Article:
‘Neruda’ Review – Poetic Storytelling

Films based on the years after World War 2 are always interesting because they look at how the world changed forever. Going through huge changes forced by such a chaotic event, many people were still victims of political change. Neruda is one of these stories, but it takes an interesting perspective based on the characters of the story.

Neruda

When Nobel Prize-winning Chilean Poet Neruda (Luis Gnecco) becomes a fugitive in his own country for joining the Communist Party he is hunted down by Óscar Peluchonneau (Gael García Bernal) a young lieutenant looking to make his mark. With a hard-fought game of cat and mouse though, the relationship between the two takes an interesting turn.

What makes Neruda an interesting movie is the way the story is told, and how it affects the two characters. Peluchonneau is the narrator for the film, letting the audience into his inner thoughts as he hunts down the poet, but the way he narrates is interesting. Not only do we see that Neruda is a poet, but the film itself through dialogue and narration is done in a poetic style.

In this use of poetry to tell the tale, we get to see more about the characters and their inner drives and desires. What is revealed is that the young lieutenant is as romantic (and romanticised) as Neradu himself. He longs to live up to what he sees as a proud life story he has built up around himself, and he wants to be the one to catch a high-profile target like Neruda.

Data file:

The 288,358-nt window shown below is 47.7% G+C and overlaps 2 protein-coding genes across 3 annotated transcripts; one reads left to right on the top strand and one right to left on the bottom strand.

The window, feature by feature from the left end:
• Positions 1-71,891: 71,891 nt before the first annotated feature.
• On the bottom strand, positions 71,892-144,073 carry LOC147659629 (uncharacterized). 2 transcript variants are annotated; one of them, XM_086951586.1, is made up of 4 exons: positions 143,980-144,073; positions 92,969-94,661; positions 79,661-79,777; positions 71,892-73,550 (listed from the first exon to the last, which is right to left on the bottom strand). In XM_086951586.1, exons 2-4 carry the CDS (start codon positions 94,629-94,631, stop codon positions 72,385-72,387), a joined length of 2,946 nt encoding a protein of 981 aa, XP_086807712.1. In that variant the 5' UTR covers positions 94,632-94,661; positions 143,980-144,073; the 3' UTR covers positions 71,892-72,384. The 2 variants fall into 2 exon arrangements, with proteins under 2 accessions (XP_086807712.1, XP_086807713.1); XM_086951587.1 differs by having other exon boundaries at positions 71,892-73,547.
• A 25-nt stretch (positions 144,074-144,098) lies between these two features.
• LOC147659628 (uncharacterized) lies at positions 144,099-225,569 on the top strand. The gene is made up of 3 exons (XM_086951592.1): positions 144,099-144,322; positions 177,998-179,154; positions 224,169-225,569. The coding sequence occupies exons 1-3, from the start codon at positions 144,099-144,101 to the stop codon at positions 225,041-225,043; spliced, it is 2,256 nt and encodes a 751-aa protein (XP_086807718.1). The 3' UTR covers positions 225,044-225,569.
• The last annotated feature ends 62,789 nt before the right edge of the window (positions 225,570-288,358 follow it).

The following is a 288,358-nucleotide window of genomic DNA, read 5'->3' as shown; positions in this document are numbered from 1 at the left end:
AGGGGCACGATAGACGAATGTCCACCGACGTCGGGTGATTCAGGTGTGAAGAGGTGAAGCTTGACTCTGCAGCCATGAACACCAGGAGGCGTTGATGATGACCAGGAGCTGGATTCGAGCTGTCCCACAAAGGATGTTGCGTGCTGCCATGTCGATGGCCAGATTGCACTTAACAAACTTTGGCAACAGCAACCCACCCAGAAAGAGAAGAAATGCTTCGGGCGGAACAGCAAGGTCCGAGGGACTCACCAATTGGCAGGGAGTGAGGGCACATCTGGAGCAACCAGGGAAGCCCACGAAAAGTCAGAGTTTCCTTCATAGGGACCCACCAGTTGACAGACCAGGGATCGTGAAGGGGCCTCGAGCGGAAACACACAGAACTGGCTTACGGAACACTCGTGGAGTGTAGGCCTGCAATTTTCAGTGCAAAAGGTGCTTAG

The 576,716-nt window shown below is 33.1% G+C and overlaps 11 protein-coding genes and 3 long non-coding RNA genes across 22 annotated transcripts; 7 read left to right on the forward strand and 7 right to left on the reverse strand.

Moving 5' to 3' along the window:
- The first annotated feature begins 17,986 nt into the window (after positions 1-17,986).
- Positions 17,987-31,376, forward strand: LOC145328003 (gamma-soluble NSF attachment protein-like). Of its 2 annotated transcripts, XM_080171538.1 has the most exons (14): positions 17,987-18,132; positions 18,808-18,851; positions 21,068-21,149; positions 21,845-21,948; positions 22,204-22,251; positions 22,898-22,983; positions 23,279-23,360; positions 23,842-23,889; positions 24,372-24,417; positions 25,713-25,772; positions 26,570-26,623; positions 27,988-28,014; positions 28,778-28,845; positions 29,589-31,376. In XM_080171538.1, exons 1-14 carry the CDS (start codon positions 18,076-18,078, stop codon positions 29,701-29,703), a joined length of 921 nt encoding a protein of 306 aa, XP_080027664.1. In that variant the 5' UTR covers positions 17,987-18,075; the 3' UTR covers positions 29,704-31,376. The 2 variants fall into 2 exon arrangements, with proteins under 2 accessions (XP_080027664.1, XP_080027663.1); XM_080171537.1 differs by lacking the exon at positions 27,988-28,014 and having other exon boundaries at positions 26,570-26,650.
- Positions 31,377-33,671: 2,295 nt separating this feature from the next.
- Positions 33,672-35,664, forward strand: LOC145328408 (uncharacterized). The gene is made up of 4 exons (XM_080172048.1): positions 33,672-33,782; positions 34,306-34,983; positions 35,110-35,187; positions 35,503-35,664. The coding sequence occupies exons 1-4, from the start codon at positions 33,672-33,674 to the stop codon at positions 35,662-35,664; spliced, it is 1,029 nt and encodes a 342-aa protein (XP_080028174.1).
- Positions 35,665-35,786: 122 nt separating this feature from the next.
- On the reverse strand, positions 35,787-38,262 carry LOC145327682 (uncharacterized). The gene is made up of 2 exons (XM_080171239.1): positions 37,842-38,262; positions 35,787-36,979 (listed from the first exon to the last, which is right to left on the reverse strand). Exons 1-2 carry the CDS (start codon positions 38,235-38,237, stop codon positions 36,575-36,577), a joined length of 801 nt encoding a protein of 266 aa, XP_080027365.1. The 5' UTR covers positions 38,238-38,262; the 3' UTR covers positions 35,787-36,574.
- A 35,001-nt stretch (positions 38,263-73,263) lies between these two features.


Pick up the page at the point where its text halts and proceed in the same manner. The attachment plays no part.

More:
Through this poetic style, the style of the film is also affected and it is very stylised in its approach. It feels like a film that would have been filmed in the fourties, and the characters (especially Peluchonneau) feel right out of a film noir. His fatal flaw though is that he sees himself as the main character of the story we are watching, which is arrogant. The truth is he is only a bit part, and when this is revealed to him it hits his ego hard.

Neruda is also interesting because he is another egotistical character who fights to be the main character in the story (and really is). He remains in his home country and enjoys the dangers of almost being caught. Even when his fellow party members try to make him realise the dangers, he flaunts them and decides to visit clubs and walk the streets.

Where the lieutenant enjoys his nemesis role though, we see Neruda as a man with a heart. He tries to poetically be the voice of his fellow people, even though as they languish in concentration camps, he still lives in the lap of luxury. In the end though he still have that power of his poetry and is even able to give the young unknown lieutenant the spotlight he so wanted, even not as the main character.

What makes Neruda as a film interesting is that while it may be based on history, it doesn’t really try to be historically accurate. It is a film about the power of poetry and having a voice. It is a film that shows off the beauty of Chile, and uses the landscapes of the country to impressive scales. If you are a fan of film, Neruda is something special, and if you are somebody who just wants to be told a story, give it a chance you may be surprised and like this poetic treasure.

Neruda is available on DVD and Blu-ray in the UK now.

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